Media

In a World Already Full of Bad Ideas, Greg Abbott Suggests New Town Called 'Twitter, Texas'

Gov. Abbott wants Twitter to relocate to Texas.
Gov. Abbott wants Twitter to relocate to Texas. Famartin, CC BY-SA 4.0, via Wikimedia Commons
Texas Gov. Greg Abbott has a vision for the state, and toward that end, he sure does have a lot of ideas. He worked to get Texas declared a so-called Second Amendment sanctuary state. He’s started building his own border wall as part of theatric campaign to clamp down on migration. He jumped aboard the push to effectively ban abortion in the state.

But now he’s got a new idea: On Wednesday, he suggested creating a new town called “Twitter, Texas,” perhaps one of the most pointless proposals of recent years.

For years, Texas Republicans, among them Abbott, have railed against social media companies and other tech businesses for supposedly flouting the tenets of free speech. But with Tesla founder Elon Musk bidding to buy Twitter, Abbott and his party have gone into full celebration mode.

His latest idea came after a Texas man offered to donate 100 acres of land to Musk if the billionaire agreed to move Twitter’s headquarters to the state. (In a state with some of the most massive disparities in income equality, you may wonder why the richest man in the world needs a handout. So do we.)

Writing on Twitter, Abbott said he’d declare the land a “free speech zone,” adding: “Maybe we rename it Twitter, Texas. … Think about it [email protected]

You might also wonder just how committed to free speech Musk actually is, and you’d be right to question that assertion.
In the 2021 book Power Play: Tesla, Elon Musk, and the Bet of the Century, journalist and author Tim Higgins recounted a laundry list of times Musk fired Tesla employees who disagreed with him.

Just last month, Tesla fired an employee for posting YouTube reviews of the company’s driverless cars.

Last year, Tesla landed in hot water over firing an employee for joining the drive to unionize. Musk got in trouble for a 2018 anti-union tweet. “Nothing stopping Tesla team at our car plant from voting union,” he wrote. “Could do so tmrw if they wanted. But why pay union dues & give up stock options for nothing?”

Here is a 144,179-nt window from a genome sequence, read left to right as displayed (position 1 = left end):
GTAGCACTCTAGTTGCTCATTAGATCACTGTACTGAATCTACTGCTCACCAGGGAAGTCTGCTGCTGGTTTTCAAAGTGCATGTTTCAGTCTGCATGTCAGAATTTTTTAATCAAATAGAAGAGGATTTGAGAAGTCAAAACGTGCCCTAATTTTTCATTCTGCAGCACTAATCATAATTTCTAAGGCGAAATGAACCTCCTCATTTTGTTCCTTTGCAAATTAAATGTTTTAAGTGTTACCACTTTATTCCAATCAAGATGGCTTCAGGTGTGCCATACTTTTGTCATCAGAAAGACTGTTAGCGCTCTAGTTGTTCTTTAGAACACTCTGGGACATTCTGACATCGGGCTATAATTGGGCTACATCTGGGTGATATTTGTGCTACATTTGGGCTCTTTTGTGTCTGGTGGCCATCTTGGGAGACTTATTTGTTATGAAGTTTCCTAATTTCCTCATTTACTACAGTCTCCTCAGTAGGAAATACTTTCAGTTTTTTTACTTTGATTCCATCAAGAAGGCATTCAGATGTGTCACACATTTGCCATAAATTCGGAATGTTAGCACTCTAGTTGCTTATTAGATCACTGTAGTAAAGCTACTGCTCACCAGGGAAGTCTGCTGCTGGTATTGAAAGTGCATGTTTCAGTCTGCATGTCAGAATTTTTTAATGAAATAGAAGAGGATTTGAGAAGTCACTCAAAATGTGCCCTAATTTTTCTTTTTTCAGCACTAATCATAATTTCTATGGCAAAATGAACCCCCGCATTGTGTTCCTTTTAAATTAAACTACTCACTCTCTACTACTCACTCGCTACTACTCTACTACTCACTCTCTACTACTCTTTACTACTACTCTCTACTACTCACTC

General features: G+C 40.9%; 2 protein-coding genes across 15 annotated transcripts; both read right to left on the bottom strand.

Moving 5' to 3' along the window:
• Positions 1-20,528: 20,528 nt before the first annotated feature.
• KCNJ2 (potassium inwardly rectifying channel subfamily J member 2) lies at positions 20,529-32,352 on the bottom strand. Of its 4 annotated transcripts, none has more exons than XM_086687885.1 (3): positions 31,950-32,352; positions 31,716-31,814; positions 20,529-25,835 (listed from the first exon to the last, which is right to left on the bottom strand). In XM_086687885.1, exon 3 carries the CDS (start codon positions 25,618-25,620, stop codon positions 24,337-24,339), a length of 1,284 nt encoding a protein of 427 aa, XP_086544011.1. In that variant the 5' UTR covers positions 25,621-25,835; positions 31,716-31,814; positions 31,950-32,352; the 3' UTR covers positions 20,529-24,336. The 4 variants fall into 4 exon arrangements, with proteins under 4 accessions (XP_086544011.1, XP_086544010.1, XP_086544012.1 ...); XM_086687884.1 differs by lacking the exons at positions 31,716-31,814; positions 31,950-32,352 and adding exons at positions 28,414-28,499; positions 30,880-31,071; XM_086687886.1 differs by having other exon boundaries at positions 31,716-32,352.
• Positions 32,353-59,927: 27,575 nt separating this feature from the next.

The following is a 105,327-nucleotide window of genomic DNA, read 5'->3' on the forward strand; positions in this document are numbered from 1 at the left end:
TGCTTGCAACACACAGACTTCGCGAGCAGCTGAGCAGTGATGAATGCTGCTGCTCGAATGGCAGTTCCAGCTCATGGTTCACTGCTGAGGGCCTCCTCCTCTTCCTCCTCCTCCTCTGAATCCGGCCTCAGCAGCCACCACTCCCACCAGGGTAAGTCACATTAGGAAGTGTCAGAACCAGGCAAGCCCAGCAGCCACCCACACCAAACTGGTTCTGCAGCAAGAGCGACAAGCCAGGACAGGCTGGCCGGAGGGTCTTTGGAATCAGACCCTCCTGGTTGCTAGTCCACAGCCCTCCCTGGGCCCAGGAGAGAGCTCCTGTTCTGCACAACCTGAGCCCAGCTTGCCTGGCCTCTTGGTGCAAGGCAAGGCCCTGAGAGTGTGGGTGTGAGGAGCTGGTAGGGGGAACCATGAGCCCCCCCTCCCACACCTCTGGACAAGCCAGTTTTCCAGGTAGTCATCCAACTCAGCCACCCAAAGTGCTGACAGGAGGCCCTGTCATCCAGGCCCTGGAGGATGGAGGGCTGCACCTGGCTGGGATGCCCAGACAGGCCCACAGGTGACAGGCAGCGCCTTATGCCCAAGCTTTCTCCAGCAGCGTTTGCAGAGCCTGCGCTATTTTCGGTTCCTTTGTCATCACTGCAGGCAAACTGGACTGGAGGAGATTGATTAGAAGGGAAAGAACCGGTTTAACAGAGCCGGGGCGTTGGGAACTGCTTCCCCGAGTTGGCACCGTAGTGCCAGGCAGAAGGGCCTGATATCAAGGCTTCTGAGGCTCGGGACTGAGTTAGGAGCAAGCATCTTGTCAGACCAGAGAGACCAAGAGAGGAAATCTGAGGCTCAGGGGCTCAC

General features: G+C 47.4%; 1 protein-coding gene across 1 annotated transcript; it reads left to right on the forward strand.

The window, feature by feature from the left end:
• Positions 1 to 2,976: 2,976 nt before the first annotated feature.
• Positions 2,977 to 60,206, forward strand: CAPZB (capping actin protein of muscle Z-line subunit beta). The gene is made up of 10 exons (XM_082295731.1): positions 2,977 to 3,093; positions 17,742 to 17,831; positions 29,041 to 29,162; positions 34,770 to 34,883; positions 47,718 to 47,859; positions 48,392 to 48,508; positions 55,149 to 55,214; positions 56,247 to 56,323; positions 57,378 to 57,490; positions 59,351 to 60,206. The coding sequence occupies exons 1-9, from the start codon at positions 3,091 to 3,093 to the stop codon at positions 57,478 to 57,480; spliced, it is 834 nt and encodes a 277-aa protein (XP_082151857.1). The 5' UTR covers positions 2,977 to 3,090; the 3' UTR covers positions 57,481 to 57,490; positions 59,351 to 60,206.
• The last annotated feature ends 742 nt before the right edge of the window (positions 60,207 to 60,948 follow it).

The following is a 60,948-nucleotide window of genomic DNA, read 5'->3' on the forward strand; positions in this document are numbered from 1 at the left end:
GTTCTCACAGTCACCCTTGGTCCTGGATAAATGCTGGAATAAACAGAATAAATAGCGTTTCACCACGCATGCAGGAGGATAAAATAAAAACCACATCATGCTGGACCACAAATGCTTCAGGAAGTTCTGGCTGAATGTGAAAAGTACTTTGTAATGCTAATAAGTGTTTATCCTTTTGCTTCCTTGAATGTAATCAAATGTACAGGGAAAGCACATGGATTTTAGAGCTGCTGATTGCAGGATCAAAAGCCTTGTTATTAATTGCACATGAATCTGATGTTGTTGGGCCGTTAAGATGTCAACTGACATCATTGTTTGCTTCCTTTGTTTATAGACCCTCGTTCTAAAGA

The National Labor Relations Board later determined that the tweet was threatening and violated labor laws, as did firing the union activist, CNBC reported last March. (Funnily enough, the right for people to come together over a mutual interest — like, say, workers banding together to form a union — is enshrined in the First Amendment. You know, the same one that guarantees free speech.)

Meanwhile, Abbott’s not the only one championing Musk’s lengthy resume of supposedly championing free speech.

Earlier this week, U.S. Sen. Ted Cruz wrote on Twitter that Musk purchasing the social media platform was “the most important development for free speech in decades!”

For his part, Musk has expressed his hope that Twitter under his rule will upset "the far right and the far left equally." In reality, those stoked about his Twitter buyout seem to mostly come from the far right.

Either way, he hasn't said one way or the next whether Twitter will relocate to Texas. Tesla moved its headquarters to Austin last year, and SpaceX, another company with Musk as CEO, has a base about 20 miles outside of Brownsville.

In the meantime, you can likely expect Texas Republicans to continue cheerleading for Musk and the new Twitter. And if Musk plants a flag in the new lands of Twitter, Texas, maybe a handful of them will move there. 
KEEP THE DALLAS OBSERVER FREE... Since we started the Dallas Observer, it has been defined as the free, independent voice of Dallas, and we'd like to keep it that way. With local media under siege, it's more important than ever for us to rally support behind funding our local journalism. You can help by participating in our "I Support" program, allowing us to keep offering readers access to our incisive coverage of local news, food and culture with no paywalls.
Patrick Strickland is the news editor at the Dallas Observer. He's a former senior reporter at Al Jazeera English and has reported for the New York Review of Books, The Guardian, Politico EU and The New Republic, among others.